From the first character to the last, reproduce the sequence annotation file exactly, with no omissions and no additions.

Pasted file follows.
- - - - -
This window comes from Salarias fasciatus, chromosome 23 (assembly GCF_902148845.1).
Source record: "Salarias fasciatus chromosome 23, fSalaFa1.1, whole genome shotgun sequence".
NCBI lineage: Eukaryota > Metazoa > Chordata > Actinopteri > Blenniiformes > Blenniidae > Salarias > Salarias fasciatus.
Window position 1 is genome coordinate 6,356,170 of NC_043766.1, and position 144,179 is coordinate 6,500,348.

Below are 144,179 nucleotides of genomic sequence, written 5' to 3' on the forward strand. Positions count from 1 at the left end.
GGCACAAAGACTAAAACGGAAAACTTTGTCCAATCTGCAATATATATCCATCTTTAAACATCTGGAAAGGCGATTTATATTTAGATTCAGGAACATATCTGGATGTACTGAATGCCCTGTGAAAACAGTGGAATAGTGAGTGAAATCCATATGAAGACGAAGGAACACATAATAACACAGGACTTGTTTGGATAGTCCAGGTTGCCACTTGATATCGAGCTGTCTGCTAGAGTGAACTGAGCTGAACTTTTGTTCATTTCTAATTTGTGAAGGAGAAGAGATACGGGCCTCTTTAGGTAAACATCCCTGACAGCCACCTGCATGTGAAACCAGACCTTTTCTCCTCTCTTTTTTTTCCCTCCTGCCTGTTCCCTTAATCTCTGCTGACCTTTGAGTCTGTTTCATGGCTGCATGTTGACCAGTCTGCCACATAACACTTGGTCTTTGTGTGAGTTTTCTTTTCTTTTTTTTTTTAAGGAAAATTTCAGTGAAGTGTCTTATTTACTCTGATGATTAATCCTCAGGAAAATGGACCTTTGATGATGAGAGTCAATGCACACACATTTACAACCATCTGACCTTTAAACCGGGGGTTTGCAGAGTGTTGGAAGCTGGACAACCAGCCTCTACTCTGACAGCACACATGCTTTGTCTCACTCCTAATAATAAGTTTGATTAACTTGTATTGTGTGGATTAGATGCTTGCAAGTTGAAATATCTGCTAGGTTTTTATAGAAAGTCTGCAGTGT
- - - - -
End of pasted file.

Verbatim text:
This window comes from Salarias fasciatus, chromosome 23 (assembly GCF_902148845.1).
Source record: "Salarias fasciatus chromosome 23, fSalaFa1.1, whole genome shotgun sequence".
NCBI lineage: Eukaryota > Metazoa > Chordata > Actinopteri > Blenniiformes > Blenniidae > Salarias > Salarias fasciatus.
Window position 1 is genome coordinate 6,356,170 of NC_043766.1, and position 144,179 is coordinate 6,500,348.

Below are 144,179 nucleotides of genomic sequence, written 5' to 3' on the forward strand. Positions count from 1 at the left end.
GGCACAAAGACTAAAACGGAAAACTTTGTCCAATCTGCAATATATATCCATCTTTAAACATCTGGAAAGGCGATTTATATTTAGATTCAGGAACATATCTGGATGTACTGAATGCCCTGTGAAAACAGTGGAATAGTGAGTGAAATCCATATGAAGACGAAGGAACACATAATAACACAGGACTTGTTTGGATAGTCCAGGTTGCCACTTGATATCGAGCTGTCTGCTAGAGTGAACTGAGCTGAACTTTTGTTCATTTCTAATTTGTGAAGGAGAAGAGATACGGGCCTCTTTAGGTAAACATCCCTGACAGCCACCTGCATGTGAAACCAGACCTTTTCTCCTCTCTTTTTTTTCCCTCCTGCCTGTTCCCTTAATCTCTGCTGACCTTTGAGTCTGTTTCATGGCTGCATGTTGACCAGTCTGCCACATAACACTTGGTCTTTGTGTGAGTTTTCTTTTCTTTTTTTTTTTAAGGAAAATTTCAGTGAAGTGTCTTATTTACTCTGATGATTAATCCTCAGGAAAATGGACCTTTGATGATGAGAGTCAATGCACACACATTTACAACCATCTGACCTTTAAACCGGGGGTTTGCAGAGTGTTGGAAGCTGGACAACCAGCCTCTACTCTGACAGCACACATGCTTTGTCTCACTCCTAATAATAAGTTTGATTAACTTGTATTGTGTGGATTAGATGCTTGCAAGTTGAAATATCTGCTAGGTTTTTATAGAAAGTCTGCAGTGT